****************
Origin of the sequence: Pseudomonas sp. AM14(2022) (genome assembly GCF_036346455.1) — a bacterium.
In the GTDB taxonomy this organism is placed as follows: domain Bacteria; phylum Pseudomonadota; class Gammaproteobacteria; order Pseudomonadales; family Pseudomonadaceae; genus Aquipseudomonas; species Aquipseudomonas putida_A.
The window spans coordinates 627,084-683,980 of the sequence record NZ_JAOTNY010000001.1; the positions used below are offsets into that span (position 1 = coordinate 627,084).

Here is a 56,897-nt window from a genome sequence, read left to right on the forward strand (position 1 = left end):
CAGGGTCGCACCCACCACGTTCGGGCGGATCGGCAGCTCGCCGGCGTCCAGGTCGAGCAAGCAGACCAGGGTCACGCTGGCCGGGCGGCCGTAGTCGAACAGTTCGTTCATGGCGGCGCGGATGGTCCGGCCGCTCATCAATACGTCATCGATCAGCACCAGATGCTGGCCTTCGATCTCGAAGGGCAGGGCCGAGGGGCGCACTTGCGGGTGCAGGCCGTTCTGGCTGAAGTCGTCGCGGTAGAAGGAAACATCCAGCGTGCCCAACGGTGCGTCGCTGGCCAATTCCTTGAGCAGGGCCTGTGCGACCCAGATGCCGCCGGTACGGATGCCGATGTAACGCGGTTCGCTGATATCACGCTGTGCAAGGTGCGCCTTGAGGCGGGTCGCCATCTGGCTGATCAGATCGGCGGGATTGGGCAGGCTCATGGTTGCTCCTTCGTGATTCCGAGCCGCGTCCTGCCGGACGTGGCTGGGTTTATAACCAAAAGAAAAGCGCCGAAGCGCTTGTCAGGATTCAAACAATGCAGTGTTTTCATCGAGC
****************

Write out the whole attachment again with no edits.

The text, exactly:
Origin of the sequence: Pseudomonas sp. AM14(2022) (genome assembly GCF_036346455.1) — a bacterium.
In the GTDB taxonomy this organism is placed as follows: domain Bacteria; phylum Pseudomonadota; class Gammaproteobacteria; order Pseudomonadales; family Pseudomonadaceae; genus Aquipseudomonas; species Aquipseudomonas putida_A.
The window spans coordinates 627,084-683,980 of the sequence record NZ_JAOTNY010000001.1; the positions used below are offsets into that span (position 1 = coordinate 627,084).

Here is a 56,897-nt window from a genome sequence, read left to right on the forward strand (position 1 = left end):
CAGGGTCGCACCCACCACGTTCGGGCGGATCGGCAGCTCGCCGGCGTCCAGGTCGAGCAAGCAGACCAGGGTCACGCTGGCCGGGCGGCCGTAGTCGAACAGTTCGTTCATGGCGGCGCGGATGGTCCGGCCGCTCATCAATACGTCATCGATCAGCACCAGATGCTGGCCTTCGATCTCGAAGGGCAGGGCCGAGGGGCGCACTTGCGGGTGCAGGCCGTTCTGGCTGAAGTCGTCGCGGTAGAAGGAAACATCCAGCGTGCCCAACGGTGCGTCGCTGGCCAATTCCTTGAGCAGGGCCTGTGCGACCCAGATGCCGCCGGTACGGATGCCGATGTAACGCGGTTCGCTGATATCACGCTGTGCAAGGTGCGCCTTGAGGCGGGTCGCCATCTGGCTGATCAGATCGGCGGGATTGGGCAGGCTCATGGTTGCTCCTTCGTGATTCCGAGCCGCGTCCTGCCGGACGTGGCTGGGTTTATAACCAAAAGAAAAGCGCCGAAGCGCTTGTCAGGATTCAAACAATGCAGTGTTTTCATCGAGC